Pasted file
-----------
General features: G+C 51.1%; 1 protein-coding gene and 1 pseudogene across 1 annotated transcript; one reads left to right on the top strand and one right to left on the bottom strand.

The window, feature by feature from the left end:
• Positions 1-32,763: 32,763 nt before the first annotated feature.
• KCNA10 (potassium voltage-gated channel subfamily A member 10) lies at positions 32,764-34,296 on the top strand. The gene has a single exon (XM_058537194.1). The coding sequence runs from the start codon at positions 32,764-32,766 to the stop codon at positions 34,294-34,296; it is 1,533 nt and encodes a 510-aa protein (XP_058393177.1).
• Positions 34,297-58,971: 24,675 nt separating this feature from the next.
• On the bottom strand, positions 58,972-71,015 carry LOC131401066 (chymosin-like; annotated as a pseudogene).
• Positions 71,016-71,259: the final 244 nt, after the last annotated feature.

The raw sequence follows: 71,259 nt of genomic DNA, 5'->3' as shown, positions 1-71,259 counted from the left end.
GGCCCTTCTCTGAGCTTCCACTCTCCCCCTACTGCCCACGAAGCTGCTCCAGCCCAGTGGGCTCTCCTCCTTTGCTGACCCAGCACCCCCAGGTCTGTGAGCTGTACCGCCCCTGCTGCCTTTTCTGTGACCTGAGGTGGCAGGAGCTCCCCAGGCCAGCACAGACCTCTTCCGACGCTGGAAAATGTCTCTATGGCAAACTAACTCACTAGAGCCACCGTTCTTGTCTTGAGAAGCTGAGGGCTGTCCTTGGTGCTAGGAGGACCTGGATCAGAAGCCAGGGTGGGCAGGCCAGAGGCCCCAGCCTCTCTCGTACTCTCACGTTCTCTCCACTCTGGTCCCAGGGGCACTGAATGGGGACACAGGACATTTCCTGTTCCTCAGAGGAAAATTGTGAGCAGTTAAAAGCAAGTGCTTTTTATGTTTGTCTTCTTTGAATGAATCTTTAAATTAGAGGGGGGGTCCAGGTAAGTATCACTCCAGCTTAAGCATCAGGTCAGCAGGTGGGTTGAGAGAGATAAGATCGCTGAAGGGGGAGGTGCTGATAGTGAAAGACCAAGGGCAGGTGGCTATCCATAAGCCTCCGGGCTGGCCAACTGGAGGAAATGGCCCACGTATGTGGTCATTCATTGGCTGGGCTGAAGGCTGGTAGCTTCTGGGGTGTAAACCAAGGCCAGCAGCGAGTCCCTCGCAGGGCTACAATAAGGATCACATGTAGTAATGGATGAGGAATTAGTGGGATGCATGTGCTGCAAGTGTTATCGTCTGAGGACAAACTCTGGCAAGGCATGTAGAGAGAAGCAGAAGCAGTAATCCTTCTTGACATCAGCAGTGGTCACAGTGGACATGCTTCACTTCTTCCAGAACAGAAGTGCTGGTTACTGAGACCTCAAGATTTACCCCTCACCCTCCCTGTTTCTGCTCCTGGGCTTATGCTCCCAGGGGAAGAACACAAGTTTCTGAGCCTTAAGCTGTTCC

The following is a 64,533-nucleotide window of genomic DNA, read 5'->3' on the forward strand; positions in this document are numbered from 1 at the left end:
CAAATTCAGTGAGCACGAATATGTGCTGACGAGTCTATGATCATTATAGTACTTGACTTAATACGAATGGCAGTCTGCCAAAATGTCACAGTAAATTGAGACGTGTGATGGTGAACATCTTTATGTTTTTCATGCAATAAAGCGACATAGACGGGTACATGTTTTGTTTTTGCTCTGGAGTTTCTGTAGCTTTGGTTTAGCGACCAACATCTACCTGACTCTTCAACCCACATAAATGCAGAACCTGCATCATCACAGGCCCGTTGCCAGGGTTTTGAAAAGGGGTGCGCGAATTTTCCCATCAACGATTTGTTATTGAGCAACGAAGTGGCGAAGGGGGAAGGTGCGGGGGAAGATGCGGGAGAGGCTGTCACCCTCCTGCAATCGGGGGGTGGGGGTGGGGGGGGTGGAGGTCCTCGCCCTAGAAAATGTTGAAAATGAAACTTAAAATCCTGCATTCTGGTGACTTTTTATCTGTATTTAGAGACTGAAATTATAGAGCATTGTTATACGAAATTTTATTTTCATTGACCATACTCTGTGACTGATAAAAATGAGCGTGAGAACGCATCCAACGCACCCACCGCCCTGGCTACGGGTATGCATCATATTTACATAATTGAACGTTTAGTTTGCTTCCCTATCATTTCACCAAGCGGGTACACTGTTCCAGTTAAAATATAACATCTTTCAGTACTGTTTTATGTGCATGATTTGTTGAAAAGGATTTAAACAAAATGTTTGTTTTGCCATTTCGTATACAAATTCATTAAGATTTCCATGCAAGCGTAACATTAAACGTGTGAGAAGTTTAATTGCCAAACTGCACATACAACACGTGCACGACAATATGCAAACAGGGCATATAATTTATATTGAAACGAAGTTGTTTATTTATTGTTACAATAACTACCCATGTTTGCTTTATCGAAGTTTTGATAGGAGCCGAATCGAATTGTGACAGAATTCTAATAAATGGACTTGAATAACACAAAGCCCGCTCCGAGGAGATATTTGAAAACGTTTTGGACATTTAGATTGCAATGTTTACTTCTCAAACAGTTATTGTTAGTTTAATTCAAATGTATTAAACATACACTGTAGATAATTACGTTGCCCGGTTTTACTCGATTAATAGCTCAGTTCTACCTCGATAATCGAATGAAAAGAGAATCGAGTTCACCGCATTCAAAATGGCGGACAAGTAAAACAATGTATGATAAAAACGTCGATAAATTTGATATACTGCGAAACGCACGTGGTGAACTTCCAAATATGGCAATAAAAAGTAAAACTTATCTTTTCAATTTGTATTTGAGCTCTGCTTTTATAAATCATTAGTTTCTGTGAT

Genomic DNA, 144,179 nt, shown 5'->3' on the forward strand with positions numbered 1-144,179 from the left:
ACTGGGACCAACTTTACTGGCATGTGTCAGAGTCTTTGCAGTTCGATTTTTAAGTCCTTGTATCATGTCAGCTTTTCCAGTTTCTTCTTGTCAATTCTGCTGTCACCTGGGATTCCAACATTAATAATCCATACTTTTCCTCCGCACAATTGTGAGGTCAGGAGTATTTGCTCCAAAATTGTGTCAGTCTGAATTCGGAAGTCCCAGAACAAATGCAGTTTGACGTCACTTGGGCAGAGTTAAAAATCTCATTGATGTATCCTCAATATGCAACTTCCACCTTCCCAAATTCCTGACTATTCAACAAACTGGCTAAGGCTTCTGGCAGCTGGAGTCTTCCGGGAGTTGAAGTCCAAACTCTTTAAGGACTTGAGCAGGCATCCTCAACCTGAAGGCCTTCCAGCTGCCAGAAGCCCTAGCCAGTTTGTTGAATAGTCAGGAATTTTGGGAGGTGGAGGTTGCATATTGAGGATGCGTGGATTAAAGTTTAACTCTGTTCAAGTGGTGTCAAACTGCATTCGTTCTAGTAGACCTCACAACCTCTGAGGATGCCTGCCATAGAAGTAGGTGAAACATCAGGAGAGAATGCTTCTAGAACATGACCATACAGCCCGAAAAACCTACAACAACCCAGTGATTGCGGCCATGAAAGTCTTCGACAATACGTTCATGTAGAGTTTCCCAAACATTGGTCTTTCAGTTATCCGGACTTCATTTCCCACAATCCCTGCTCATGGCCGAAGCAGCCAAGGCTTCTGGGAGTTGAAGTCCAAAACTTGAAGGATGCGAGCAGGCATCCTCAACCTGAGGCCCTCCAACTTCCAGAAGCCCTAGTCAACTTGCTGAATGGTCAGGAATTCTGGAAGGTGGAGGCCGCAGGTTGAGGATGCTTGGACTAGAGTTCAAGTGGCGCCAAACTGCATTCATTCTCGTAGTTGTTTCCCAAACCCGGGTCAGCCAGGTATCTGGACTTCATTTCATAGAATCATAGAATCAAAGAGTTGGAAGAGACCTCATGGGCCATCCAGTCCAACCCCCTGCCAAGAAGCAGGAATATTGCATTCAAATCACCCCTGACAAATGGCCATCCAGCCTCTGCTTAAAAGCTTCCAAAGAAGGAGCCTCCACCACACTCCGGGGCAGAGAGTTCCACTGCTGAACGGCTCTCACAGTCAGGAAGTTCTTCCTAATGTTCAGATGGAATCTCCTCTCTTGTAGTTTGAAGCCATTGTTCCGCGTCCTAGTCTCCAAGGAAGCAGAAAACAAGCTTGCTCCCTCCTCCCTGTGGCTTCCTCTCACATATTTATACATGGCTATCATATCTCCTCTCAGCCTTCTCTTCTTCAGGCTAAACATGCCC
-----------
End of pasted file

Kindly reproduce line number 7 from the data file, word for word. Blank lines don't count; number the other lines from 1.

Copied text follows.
• Positions 71,016-71,259: the final 244 nt, after the last annotated feature.